As shown in FIG. 6C, a pulse current supplied to the detecting element 17 includes a pulse that has a long pulse width P1 and is high during a period between a time t0 and a time t1, and a pulse that has a short pulse width P2 (<P1) and that is high during a period between a time t2 and a time t3. The pulse having the pulse width P1 and the pulse having the pulse width P2 are supplied at a predetermined interval. The period between the time t0 and the time t1 where the pulse current having the pulse width P1 is applied is a heating period for heating ink near the detecting element 17. The period between the time t2 and the time t3 when the pulse current having the pulse width P2 is applied is a detection time for detecting an ink flow by measuring the temperature of ink near the detecting element 17.

By supplying the driving pulse current shown in FIG. 6A to the electrothermal transducer 15, heat is generated by the electrothermal transducer 15, and a bubble is formed in the ink in the passage communicating with the ink discharge port. Consequently, an ink droplet is discharged from the ink discharge port.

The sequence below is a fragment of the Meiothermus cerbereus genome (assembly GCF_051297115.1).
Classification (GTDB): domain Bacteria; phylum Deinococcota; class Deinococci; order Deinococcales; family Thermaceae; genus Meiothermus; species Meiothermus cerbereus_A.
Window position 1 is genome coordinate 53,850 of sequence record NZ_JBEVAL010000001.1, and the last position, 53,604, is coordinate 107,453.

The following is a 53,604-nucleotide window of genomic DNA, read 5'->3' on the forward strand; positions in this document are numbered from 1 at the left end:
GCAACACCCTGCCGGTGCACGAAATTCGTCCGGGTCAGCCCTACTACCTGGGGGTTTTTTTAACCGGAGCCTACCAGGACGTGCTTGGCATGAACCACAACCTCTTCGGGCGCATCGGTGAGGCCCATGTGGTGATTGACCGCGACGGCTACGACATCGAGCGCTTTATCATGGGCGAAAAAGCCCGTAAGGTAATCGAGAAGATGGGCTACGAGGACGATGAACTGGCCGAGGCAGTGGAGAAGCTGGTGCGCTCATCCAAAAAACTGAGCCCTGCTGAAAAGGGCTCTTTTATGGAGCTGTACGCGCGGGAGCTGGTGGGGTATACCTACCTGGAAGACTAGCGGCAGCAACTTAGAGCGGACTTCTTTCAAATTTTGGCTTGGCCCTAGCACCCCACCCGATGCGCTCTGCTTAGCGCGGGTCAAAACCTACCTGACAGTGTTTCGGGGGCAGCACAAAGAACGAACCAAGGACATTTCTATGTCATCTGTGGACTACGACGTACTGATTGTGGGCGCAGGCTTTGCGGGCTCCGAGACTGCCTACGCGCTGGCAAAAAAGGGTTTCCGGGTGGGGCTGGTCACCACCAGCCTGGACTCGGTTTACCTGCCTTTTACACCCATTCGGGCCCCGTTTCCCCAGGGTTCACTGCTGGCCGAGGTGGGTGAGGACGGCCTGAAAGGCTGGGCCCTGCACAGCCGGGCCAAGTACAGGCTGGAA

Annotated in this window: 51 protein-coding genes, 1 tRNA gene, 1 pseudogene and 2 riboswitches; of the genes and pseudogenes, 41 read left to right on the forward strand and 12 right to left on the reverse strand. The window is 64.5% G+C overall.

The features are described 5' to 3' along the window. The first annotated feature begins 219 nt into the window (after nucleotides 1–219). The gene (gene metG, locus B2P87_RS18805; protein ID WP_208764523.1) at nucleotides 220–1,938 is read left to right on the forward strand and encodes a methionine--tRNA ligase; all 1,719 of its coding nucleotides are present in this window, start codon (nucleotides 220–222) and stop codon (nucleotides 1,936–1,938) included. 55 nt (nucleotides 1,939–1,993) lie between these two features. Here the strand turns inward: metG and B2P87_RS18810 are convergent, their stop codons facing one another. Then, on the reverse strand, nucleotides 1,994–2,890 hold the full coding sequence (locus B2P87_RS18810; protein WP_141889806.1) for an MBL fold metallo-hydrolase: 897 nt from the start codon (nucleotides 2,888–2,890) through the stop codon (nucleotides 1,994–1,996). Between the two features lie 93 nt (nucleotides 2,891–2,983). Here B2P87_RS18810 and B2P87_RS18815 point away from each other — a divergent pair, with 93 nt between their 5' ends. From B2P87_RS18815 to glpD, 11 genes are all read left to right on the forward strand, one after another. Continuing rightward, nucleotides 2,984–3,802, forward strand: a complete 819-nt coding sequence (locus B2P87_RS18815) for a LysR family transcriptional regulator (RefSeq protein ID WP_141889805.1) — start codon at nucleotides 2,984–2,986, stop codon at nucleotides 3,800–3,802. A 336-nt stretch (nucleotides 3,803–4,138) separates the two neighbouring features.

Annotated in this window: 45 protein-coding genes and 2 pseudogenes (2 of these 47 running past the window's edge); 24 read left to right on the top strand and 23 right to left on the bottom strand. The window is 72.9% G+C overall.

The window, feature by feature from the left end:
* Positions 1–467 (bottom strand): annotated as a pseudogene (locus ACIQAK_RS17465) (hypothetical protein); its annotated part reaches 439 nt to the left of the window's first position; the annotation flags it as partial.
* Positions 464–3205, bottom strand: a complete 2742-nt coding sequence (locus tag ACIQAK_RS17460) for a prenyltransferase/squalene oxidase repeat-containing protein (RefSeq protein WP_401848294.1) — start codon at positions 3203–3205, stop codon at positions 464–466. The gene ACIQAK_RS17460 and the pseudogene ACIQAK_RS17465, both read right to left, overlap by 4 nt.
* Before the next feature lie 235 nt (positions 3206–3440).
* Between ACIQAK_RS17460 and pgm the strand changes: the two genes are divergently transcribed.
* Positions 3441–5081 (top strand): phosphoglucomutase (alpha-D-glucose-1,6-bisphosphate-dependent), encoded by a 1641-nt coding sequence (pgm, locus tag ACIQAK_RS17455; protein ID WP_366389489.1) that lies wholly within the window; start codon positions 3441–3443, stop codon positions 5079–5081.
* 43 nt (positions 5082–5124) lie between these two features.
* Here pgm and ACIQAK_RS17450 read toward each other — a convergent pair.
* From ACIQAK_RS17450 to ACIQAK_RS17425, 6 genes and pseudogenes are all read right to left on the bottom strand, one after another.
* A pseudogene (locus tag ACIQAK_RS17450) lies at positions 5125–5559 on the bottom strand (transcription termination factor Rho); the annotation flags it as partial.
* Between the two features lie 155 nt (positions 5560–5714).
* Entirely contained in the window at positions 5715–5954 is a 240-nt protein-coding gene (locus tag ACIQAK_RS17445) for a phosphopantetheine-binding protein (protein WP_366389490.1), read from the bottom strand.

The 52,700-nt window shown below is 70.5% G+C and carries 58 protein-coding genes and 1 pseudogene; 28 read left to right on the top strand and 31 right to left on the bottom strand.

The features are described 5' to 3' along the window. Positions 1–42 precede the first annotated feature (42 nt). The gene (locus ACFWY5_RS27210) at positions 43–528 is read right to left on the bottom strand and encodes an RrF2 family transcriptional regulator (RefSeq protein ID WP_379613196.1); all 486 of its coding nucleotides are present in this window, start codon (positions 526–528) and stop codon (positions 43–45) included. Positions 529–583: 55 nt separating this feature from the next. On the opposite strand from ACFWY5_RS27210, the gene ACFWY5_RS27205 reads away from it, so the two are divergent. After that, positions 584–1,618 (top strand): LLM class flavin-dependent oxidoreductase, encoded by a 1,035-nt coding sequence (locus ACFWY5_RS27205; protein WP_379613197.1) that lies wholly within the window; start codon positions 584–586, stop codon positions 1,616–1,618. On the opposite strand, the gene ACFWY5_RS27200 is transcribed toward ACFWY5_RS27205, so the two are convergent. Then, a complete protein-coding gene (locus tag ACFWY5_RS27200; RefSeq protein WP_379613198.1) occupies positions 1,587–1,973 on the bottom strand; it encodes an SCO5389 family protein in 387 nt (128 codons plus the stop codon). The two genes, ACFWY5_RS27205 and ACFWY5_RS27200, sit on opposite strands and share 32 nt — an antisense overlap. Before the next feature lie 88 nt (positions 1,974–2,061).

FIGS. 7A and 7B are schematic views explaining the behavior of ink exhibited in the passage during a discharging operation of the recording head in the first embodiment. FIG. 7A shows the behavior of ink in the passage during normal discharging, and FIG. 7B shows the behavior of ink in the passage in the case of defective discharging caused by covering the discharge port with extra ink.

First, the behavior of ink during normal discharging will be described with reference to FIG. 7A.

When a voltage is applied to the electrothermal transducer 15 (discharging heater 3) shown in FIG. 5, a boiling phenomenon occurs in a part of the ink in contact with the cavitation-resistant film 7 in the passage, so that a bubble grows. With this growth of the bubble, an interface of the ink bulges toward the front side of the discharge port 2, and a bubble region spreads over an area from the vicinity of the discharge port 2 to the back inner portion of the passage (see a time tB in FIG. 7A).

When the application of the pulse is completed, the formed bubble dissipates. In response to this dissipation, the bulging front part of ink separates, travels through the air, and then lands on a recording medium. Further, the remaining part of the bulging ink is drawn back into the passage by a negative pressure generated by dissipation (see a time tC in FIG. 7A).

When ink is refilled in the state at the time tC in FIG. 7A, the ink interface moves toward the vicinity of the discharge port 2. This ink flow is caused by a capillary force near the leading end of the passage. As a result, when a bubble is formed, as shown in FIG. 6B, the ink temporarily flows to the common liquid chamber 18, and then flows from the common liquid chamber 18 to the discharge port 2 after the volume of the bubble increases to its maximum.